How Teeth Decay

Causes of tooth decay
Tooth decay is caused by the action of bacteria on the foods you eat. Thousands of bacteria exist in everyone’s mouth. Most of these bacteria are beneficial, but some of them form tightly-knit colonies called plaque, which is the sticky, colorless film that develops constantly on your teeth.

The bacteria in plaque survive by digesting the foods you eat, specifically the ones that are broken down into simple sugars. These include candy and sweets, as well as other high-carbohydrate foods like pasta, bread, cereals, milk, dried fruits, juices, and sweetened drinks.

When the plaque bacteria digest these sugars, a chemical reaction occurs, and the bacteria produce acid.

The process of decay
Tooth decay starts when the acid slowly dissolves the minerals in the enamel layer of your teeth. This forms a demineralized area that appears as a white or brown spot on a tooth’s surface. This is the first visible sign of tooth decay.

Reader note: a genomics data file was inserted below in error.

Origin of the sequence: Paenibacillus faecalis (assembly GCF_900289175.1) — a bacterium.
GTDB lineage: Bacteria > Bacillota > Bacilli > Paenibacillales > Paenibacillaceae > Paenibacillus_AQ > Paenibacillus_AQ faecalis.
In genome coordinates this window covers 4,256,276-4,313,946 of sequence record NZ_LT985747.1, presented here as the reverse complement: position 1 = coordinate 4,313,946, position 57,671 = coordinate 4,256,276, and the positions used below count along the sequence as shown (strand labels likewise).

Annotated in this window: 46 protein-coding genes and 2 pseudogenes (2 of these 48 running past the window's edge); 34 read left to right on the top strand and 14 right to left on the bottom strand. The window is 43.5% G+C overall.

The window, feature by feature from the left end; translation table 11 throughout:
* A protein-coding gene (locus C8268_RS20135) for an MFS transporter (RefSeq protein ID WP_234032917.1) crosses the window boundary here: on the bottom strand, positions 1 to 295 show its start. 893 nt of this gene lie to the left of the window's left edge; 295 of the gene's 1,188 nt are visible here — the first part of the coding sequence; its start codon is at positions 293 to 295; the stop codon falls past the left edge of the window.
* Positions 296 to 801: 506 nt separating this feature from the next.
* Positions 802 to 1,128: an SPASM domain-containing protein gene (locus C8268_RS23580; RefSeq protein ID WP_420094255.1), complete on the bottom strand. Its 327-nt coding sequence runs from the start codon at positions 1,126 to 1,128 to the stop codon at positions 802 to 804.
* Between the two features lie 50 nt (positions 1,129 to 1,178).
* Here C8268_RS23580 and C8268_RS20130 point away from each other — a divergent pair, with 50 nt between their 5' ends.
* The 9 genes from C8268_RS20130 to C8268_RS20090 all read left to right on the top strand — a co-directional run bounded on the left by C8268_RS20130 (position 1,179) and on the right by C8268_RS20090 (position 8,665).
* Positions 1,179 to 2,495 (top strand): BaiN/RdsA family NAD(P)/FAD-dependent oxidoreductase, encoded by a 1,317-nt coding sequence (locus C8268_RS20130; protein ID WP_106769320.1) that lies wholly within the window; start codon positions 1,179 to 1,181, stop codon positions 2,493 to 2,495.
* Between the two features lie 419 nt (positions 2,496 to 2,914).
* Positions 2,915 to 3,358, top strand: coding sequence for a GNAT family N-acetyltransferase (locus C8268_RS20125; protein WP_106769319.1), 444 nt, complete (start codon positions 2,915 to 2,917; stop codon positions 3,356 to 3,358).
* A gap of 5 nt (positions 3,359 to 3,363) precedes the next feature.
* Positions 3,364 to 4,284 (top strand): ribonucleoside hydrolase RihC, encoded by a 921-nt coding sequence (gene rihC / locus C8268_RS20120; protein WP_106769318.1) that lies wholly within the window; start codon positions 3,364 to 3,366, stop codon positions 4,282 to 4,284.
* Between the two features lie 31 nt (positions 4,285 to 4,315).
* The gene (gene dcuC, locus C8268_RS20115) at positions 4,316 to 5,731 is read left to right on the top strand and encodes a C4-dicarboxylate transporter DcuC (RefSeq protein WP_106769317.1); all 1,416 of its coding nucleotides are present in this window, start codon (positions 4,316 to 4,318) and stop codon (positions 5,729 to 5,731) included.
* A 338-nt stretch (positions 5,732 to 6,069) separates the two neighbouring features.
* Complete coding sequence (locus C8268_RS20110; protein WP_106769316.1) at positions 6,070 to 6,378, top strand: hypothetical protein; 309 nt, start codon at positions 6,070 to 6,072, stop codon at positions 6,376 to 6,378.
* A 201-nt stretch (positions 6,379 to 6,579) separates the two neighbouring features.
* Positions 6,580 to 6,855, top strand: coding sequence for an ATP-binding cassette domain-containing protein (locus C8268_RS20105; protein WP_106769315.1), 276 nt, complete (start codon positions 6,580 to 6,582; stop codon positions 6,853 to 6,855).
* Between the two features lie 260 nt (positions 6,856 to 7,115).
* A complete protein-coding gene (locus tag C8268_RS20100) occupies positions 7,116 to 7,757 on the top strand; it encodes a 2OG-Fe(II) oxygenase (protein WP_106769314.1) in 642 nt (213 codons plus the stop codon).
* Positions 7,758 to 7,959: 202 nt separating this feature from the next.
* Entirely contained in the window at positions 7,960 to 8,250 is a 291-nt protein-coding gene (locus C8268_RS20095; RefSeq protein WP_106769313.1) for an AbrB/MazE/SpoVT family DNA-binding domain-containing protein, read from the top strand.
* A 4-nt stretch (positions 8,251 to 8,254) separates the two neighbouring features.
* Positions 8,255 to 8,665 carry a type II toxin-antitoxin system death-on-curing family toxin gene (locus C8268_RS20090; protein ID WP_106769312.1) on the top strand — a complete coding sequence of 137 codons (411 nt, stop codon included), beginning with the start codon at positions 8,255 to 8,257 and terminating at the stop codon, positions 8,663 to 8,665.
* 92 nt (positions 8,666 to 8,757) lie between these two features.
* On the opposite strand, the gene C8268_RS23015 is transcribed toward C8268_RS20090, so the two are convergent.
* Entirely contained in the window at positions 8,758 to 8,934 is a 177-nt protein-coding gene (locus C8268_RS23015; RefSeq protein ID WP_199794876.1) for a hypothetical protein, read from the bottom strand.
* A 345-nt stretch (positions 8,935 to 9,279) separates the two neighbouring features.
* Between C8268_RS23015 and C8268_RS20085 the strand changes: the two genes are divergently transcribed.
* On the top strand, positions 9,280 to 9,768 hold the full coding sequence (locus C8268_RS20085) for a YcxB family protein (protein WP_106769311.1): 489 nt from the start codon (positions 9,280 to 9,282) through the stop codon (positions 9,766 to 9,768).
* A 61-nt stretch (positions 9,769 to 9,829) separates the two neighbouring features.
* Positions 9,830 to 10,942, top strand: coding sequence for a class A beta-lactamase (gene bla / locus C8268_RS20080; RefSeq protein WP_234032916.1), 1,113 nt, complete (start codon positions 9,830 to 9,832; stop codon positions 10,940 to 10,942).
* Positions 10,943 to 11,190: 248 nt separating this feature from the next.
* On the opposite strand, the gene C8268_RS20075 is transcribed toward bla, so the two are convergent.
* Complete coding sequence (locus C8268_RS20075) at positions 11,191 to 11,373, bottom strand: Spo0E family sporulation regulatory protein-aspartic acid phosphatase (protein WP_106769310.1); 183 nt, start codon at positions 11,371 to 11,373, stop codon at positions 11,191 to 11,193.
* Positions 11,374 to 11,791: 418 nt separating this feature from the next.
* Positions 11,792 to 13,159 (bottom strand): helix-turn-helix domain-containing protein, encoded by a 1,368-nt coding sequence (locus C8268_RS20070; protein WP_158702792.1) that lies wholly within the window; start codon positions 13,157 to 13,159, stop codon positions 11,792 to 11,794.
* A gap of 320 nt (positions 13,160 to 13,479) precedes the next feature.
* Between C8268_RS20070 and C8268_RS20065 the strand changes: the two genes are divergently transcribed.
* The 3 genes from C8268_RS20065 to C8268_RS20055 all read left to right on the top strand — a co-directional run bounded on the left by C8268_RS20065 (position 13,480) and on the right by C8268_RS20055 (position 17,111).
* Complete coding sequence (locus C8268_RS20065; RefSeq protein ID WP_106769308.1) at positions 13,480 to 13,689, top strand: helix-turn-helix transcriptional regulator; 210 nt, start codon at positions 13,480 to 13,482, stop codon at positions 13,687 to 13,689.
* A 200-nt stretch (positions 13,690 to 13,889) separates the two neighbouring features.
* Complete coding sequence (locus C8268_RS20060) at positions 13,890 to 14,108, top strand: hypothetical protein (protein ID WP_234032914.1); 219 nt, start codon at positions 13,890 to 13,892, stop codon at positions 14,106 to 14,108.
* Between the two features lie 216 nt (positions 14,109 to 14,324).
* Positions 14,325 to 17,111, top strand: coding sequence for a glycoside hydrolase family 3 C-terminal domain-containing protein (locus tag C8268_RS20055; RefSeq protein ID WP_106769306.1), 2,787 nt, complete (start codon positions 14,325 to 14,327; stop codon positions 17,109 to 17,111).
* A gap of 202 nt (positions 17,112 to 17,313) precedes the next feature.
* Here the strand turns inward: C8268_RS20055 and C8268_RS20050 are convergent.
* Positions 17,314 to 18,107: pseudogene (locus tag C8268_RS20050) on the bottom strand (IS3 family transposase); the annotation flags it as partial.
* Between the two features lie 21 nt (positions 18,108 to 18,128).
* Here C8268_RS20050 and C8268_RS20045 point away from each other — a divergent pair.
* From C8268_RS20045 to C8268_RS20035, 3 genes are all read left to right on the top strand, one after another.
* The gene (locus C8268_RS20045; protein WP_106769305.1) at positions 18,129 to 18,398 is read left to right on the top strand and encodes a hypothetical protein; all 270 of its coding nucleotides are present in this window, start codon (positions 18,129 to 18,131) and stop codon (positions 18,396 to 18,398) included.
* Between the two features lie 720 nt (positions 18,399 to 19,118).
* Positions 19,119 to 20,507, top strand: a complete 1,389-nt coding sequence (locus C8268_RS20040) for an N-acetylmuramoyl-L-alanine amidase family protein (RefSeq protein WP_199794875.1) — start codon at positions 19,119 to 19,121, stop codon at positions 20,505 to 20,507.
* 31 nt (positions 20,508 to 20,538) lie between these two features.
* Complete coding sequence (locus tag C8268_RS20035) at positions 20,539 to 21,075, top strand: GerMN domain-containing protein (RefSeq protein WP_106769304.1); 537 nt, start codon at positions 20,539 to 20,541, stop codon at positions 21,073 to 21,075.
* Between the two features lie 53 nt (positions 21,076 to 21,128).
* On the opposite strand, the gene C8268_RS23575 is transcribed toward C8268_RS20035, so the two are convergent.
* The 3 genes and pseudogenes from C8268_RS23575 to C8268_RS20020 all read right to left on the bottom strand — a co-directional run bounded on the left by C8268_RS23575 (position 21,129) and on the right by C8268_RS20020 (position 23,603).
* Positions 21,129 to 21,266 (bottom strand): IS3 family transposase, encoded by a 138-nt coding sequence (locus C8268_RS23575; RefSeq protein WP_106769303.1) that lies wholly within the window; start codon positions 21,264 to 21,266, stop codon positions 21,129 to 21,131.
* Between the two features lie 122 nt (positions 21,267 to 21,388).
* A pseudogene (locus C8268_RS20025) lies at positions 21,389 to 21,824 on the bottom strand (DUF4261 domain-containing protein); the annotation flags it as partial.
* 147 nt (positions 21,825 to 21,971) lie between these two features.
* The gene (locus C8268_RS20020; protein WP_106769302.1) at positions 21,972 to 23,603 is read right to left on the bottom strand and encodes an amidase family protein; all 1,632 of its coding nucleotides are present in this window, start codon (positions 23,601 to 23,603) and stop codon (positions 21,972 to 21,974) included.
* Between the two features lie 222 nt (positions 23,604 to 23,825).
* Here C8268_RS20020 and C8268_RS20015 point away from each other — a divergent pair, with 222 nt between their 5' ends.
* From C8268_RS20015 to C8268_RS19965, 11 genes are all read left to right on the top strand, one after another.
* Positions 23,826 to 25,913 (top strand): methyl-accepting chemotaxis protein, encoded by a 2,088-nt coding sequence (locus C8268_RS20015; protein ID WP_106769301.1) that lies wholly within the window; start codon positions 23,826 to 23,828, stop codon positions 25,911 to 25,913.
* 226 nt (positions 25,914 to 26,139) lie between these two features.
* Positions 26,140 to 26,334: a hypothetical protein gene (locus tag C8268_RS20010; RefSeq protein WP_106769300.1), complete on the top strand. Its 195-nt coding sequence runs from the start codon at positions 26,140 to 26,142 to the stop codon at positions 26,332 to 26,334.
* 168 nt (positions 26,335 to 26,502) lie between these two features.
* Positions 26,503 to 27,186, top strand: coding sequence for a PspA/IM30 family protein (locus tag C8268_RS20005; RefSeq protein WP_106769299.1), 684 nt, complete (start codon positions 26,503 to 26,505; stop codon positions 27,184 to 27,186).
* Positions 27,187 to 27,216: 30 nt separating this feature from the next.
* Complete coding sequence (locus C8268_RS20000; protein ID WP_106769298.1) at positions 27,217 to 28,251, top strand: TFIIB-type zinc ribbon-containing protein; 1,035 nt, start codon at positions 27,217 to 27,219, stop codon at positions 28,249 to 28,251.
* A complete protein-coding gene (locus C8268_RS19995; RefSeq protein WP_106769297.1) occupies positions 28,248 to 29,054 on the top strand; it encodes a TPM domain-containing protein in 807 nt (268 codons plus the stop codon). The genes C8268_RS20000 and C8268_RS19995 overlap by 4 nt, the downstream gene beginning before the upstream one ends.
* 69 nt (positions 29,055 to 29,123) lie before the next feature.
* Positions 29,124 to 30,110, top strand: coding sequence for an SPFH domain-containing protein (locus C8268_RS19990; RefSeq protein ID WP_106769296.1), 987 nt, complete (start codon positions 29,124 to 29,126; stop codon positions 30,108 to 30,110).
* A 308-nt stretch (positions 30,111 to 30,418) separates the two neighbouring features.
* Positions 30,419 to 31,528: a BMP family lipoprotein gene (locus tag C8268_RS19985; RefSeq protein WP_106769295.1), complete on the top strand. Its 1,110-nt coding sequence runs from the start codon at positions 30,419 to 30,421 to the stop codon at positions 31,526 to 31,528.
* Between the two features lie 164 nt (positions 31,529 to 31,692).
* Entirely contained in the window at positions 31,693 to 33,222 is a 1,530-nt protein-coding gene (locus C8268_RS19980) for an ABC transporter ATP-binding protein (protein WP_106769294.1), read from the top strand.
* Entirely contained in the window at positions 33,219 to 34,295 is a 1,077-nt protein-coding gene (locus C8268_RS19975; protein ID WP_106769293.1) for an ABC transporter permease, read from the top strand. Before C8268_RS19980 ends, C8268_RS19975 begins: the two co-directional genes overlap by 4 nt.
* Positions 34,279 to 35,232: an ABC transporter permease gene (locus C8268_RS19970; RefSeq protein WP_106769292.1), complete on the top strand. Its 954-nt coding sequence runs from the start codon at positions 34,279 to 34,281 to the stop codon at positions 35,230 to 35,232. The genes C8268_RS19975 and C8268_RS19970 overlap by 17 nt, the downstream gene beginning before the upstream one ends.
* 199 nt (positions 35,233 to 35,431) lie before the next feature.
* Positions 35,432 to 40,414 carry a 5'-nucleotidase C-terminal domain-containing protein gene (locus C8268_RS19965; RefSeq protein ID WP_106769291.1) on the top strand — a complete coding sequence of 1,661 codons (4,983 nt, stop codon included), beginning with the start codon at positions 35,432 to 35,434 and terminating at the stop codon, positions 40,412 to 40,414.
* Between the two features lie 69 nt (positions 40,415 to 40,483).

In the best circumstances, saliva balances the effects of the acid. It helps wash away bacteria, neutralizes the acids, and replaces the minerals that were lost to acid attack. However, if you eat too many sugary or starchy foods or if you eat too often, your saliva can’t keep up with the bacteria. These conditions allow the bacteria to reproduce wildly and develop even thicker accumulations of plaque.

The accumulations of plaque keep saliva away from the tooth surface, and eventually the acids create a hole in the enamel layer of your tooth. This hole is called a cavity. Areas in the mouth that trap plaque are especially at risk for decay. These include the grooves in the biting surfaces of teeth, in between teeth, along the gumline, and on any exposed tooth roots.

How to avoid decay
You can resist tooth decay by regularly taking action to slow acid production, remove plaque from your teeth, and strengthen the tooth enamel. Here are some tips:

  • Cut down on acid production by limiting the number of times you eat each day and reducing the sugary and starchy foods in your diet.
  • Brush after meals to remove plaque, and floss at least once a day to get at the plaque trapped between teeth.
  • Use a fluoride toothpaste because fluoride strengthens tooth enamel.
  • When you can’t brush, rinse with water to help wash away food and bacteria, and chew sugarless gum to stimulate the saliva. Choose a gum sweetened with xylitol, which inhibits decay-causing bacteria.
  • Come see us regularly for checkups and preventive care.

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